Henry Sullivan has been kind enough to allow me to publish some photo's of his beautiful On30 layout, the Roaring Run. He writes:
"The Roaring Run Branch of the Lillyfork Railroad represents open pit iron ore mining which was prevalent around the turn of the 20th century on the Southwestern slopes of the Shenandoah Valley in Virginia. The track is hand laid code 70 on 6' commercial ties with stub switches. The curves are 8.5" radius. The track is laid directly on blue foam. The base is a box made of 3/8" plywood measuring approximately 25" by 45"."
Roaring Run is lit by three 12 volt spotlights which are focused on scenes on the layout.
A repair shed, which will always be under construction, helps to hide the loop effect of a small layout.
The loop is set diagonally on the rectangular layout. There is a 1" difference in elevation from the front of the layout to the back. A cut hides the loop on the left side.
The Porter arrives with a load of empties.
The Porter's original cab was destroyed in a fire. A new cover was fabricated from pipe, structural steel, and corrugated roofing. The tender hides the sound system.
Lots of trees help disguise the size of the layout and provide a back drop for the locomotives and rolling stock. Spring was selected because I didn't have to do much with the available caspia and other dried weeds I was able to find. I planted them in clumps just as they came from the cellophane wrapping.
The inspiration for the MOW crane was a photo of a steam engine with a crane fitted to the smoke stack. I scratched the superstructure over a Walthers HO motorized crane. It is noisy as all get out -- but not a bad sound effect. The flat car is another one of those British wagons, Americanized.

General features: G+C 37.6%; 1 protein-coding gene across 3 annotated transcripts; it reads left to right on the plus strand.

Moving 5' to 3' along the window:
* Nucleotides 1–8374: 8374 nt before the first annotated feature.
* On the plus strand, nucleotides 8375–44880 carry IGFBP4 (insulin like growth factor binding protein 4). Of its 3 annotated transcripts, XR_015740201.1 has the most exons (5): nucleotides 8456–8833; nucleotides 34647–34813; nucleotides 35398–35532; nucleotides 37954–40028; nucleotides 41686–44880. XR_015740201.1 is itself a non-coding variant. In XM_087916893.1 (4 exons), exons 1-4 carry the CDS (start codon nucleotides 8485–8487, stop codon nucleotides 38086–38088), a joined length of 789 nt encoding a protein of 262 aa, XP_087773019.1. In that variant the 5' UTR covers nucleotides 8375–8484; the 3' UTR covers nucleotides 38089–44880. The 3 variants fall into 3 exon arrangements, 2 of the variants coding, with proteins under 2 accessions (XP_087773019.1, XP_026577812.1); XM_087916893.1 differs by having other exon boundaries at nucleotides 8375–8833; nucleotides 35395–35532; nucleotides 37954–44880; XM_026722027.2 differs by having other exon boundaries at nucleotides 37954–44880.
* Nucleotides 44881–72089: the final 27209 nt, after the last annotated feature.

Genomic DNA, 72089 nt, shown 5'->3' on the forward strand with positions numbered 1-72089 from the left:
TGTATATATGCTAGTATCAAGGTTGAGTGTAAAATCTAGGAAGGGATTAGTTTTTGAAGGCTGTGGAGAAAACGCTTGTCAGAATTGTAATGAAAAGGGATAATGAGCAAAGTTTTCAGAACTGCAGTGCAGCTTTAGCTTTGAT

All of the commercial shays were too big and would not negotiate the tight radius. This shay is a conversion of the HO MDC shay. I turned new domes and a smoke box, altered the shape of the boiler, used some of those Bachmann British spoked wheels and fashioned a shay based upon the ones which operated on the Gilpin Tramway. It just makes it around the curves!
The nice thing about the British wagons is that they look good right out of the box.
The modified Bachmann Porter descends with a load through a cut.
I had to lengthen the Bachmann Porter 0-4-2 to fit a sound system. The rear truck actually supports the weight of the extra length. The trailing truck was moved to the pilot position and the pilot beam was extended forward to accommodate the truck. It's a sorta Phorney.
The Mud Bug was my first On30 styrene project. It fits over the ever-popular HO GE 44 ton power truck. Here, the mine manager and the foreman are discussing rebuilding a sliding door which was recently torn away by a low hanging branch.
And so ends our tour of the Roaring Run. My thanks to Henry for providing us with a glimpse of his excellent work!You are visitor number:
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This page updated April 4, 2006
Webpage © Larry Rickert
Photographs and text © Henry Sullivan